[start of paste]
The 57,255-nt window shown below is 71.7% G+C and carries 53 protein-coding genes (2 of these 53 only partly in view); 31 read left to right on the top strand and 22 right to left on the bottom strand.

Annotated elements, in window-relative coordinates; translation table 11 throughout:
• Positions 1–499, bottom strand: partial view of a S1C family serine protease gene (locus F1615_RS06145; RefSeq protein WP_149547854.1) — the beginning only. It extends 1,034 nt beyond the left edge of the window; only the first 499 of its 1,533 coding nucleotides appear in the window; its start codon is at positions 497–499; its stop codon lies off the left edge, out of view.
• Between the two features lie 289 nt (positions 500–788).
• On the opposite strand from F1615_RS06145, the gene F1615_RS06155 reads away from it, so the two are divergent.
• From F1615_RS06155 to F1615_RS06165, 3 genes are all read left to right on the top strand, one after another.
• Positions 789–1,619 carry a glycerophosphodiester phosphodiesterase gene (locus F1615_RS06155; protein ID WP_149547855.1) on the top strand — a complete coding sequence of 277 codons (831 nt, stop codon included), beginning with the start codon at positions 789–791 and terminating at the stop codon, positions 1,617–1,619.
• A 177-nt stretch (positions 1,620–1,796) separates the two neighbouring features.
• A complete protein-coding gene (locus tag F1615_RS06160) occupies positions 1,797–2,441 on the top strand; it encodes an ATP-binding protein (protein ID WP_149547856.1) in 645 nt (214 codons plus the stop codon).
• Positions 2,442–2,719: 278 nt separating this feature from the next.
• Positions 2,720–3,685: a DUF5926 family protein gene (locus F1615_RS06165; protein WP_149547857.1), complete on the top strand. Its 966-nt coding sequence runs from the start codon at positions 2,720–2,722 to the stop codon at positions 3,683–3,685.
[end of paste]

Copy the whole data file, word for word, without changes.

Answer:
The 57,255-nt window shown below is 71.7% G+C and carries 53 protein-coding genes (2 of these 53 only partly in view); 31 read left to right on the top strand and 22 right to left on the bottom strand.

Annotated elements, in window-relative coordinates; translation table 11 throughout:
• Positions 1–499, bottom strand: partial view of a S1C family serine protease gene (locus F1615_RS06145; RefSeq protein WP_149547854.1) — the beginning only. It extends 1,034 nt beyond the left edge of the window; only the first 499 of its 1,533 coding nucleotides appear in the window; its start codon is at positions 497–499; its stop codon lies off the left edge, out of view.
• Between the two features lie 289 nt (positions 500–788).
• On the opposite strand from F1615_RS06145, the gene F1615_RS06155 reads away from it, so the two are divergent.
• From F1615_RS06155 to F1615_RS06165, 3 genes are all read left to right on the top strand, one after another.
• Positions 789–1,619 carry a glycerophosphodiester phosphodiesterase gene (locus F1615_RS06155; protein ID WP_149547855.1) on the top strand — a complete coding sequence of 277 codons (831 nt, stop codon included), beginning with the start codon at positions 789–791 and terminating at the stop codon, positions 1,617–1,619.
• A 177-nt stretch (positions 1,620–1,796) separates the two neighbouring features.
• A complete protein-coding gene (locus tag F1615_RS06160) occupies positions 1,797–2,441 on the top strand; it encodes an ATP-binding protein (protein ID WP_149547856.1) in 645 nt (214 codons plus the stop codon).
• Positions 2,442–2,719: 278 nt separating this feature from the next.
• Positions 2,720–3,685: a DUF5926 family protein gene (locus F1615_RS06165; protein WP_149547857.1), complete on the top strand. Its 966-nt coding sequence runs from the start codon at positions 2,720–2,722 to the stop codon at positions 3,683–3,685.